You and your family are sure to enjoy the wide range of green spaces Sweden has to offer, as well as a superb public transport system and selection of eco-eating restaurants and stores.

New Zealand

Ne ZealandKnown for its breathtakingly beautiful landscapes, inclusive culture and relaxing, outdoor-oriented lifestyle, New Zealand leaves no confusion as to why it was awarded first place in the Expat Explorer survey for ‘Experience’.

Culture

New Zealand’s diversity is partially reflected in the country’s three official languages, which include Māori, English and New Zealand Sign Language. Māori culture in particular, is actively intertwined with everyday life, including work. So don’t be surprised if you see a few job descriptions or performance objectives that cite ‘understanding Māori culture’ as part of the role requirements. Efforts are made across the board to ensure that new arrivals to New Zealand understand and appreciate the indigenous culture.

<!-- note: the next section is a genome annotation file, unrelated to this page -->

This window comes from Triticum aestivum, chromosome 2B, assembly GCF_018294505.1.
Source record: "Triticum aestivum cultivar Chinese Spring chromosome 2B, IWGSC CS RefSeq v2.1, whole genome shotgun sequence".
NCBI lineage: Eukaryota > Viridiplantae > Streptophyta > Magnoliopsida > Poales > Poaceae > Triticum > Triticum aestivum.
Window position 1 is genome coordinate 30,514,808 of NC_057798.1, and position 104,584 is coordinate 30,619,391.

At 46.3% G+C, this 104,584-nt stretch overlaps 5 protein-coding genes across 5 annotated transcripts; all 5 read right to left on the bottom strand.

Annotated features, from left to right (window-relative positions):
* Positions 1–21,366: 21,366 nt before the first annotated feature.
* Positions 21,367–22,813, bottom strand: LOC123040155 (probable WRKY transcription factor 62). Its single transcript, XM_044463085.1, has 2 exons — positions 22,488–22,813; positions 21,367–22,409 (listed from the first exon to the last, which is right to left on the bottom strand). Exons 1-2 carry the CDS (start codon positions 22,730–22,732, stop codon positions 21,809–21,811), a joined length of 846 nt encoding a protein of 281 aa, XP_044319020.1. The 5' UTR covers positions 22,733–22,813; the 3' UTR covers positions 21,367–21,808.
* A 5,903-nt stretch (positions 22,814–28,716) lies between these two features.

New Zealanders often refer to themselves as ‘Kiwis’ and describe themselves as ‘friendly but reserved’ and ‘open but respectful’. This may sound confusing at first – it is – but the more you get to know the local people, the more you’ll begin to understand this description. There are plenty of ways you can get to know the local culture when you’re there, so take advantage of each and every opportunity, whether it’s a hāngi (traditional Māori method of cooking food in an earth oven) at your neighbours, a barbeque or a few drinks at the local bar.

One respondent from HSBC’s Expat Explorer Survey also emphasises the country’s beautifully diverse culture:

“New Zealand's cities, especially the northern ones, are a mixture of European, Polynesian and Antipodean cultures. It a fascinating mix you wouldn't find anywhere else.”